Welcome to the KABT blog segment, “In My Classroom”. This is a segment that will post about every two weeks from a different member. In 250 words or less, share one thing that you are currently doing in your classroom. That’s it. Here we go:
[Use the links… they’re helpful]
How does something so awesomely complex get such an innocuous name? The science behind how our cells communicate within and between their cell membranes was something that either I had never been taught (or blocked from my memory… sorry Mr. Kessler), but when I first started teaching College and AP Biology, I had to quickly get myself up to speed on. The underlying principle (like is true with any complex biochemical reaction series it seems) is actually fairly simple.
A signal is received. The message is passed from one messenger to the next. Eventually the message is received and a response occurs.
We can read about, model, diagram, memorize, write about, ponder upon, and generally learn about cell signaling in a number of “traditional” ways. But how do you experiment with it? And how can it be open (or even guided) inquiry?
Here’s what we try: Tastebud Transduction Lab
We start by reading and annotating an article, “Matters of Taste” from The Scientist on how our tastebuds are able to differentiate between all the different flavors we take in on a daily basis. I really like the detail they go into without losing their audience. [I have an edited version for 9th graders if you’re interested].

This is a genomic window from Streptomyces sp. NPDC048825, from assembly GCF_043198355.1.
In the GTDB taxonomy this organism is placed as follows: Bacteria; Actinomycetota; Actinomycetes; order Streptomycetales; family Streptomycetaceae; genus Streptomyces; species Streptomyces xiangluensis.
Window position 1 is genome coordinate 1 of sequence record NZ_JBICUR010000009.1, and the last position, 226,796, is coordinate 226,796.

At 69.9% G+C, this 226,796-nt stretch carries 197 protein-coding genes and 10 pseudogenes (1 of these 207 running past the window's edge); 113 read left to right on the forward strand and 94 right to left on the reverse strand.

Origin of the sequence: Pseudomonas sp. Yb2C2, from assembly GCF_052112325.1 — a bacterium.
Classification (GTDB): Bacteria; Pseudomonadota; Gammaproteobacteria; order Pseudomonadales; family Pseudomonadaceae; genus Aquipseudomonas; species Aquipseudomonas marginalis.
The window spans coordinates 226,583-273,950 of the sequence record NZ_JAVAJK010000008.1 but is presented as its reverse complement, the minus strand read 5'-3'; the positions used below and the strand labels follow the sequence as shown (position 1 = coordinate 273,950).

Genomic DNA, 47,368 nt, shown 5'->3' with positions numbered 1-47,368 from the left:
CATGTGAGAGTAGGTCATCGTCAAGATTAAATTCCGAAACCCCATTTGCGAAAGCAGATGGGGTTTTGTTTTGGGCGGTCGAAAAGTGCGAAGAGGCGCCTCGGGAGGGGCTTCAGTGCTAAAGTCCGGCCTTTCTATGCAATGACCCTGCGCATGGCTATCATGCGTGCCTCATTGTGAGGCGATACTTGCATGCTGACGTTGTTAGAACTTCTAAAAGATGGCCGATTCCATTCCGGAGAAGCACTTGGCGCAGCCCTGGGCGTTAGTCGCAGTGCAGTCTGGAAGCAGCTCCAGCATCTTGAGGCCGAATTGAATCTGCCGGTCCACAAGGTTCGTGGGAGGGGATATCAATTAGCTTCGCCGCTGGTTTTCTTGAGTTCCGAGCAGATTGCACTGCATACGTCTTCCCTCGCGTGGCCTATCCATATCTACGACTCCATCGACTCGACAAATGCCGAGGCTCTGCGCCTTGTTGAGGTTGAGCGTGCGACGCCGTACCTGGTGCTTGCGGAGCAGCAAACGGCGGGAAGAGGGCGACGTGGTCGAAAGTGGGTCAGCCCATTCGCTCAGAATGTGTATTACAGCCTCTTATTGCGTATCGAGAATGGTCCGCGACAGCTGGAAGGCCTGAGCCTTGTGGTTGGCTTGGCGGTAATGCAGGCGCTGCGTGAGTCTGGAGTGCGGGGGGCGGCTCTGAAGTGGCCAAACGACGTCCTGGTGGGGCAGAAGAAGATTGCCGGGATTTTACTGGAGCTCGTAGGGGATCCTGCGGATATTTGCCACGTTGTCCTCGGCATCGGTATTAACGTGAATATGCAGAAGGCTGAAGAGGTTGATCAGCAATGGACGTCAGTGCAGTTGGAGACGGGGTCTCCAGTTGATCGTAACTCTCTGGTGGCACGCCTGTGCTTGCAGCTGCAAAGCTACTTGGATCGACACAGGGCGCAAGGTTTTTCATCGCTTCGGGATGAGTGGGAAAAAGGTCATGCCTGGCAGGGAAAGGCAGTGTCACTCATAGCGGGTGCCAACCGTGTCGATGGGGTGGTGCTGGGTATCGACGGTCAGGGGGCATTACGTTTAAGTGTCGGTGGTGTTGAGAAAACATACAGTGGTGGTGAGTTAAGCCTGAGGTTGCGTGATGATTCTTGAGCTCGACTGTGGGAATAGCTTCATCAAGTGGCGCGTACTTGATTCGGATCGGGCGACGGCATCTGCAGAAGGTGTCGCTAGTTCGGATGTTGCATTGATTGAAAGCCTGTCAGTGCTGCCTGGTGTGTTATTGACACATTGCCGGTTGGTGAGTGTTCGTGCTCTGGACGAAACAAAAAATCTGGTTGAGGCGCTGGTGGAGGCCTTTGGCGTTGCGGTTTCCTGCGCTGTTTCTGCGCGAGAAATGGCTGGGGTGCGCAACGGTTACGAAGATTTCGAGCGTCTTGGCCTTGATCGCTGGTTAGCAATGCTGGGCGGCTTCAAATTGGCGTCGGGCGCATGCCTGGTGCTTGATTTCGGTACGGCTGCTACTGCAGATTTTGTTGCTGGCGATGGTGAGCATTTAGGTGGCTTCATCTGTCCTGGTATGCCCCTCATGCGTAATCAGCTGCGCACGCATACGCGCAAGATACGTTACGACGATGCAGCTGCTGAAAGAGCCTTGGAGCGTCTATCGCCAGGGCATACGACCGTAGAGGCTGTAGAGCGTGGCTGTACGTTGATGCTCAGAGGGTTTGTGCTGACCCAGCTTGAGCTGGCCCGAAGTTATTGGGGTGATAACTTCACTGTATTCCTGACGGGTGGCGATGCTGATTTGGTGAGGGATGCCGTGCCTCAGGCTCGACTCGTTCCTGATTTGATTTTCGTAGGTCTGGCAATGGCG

After a discussion in class, and a “Guided Reading” to reinforce the information from class, we begin our test by generating a list of things we think correlate to taste bud density, but that might not be directly related. For example, are “supertasters” pickier eaters? Students then design and conduct an experiment that looks for relationships between taste bud density and their chosen dependent variable.
Since it is so difficult to actual observe and manipulate these taste signaling pathways, I like to use this lab as a lesson in statistics, correlations, and significance. Students use a graphing program (plot.ly— it is AWESOME) to make a plot, then we get to talk about what R² really means, how correlation doesn’t imply causation, standard curves and outliers, and generally why stats are useful tools in research but can mislead even very intelligent, careful scientists.
I’m out of words (actually way over), but if you want to know more, email me (email@example.com), comment here, or tweet me (@Mr_Ising or @ksbioteachers). One day Michael Ralph and I will get around to creating a bunch of “stats for science class” resources, but if there is interest here, it might give us a little more motivation to start earlier. Good luck, Jessica
Otradovec Popescu, because you’re on the clock!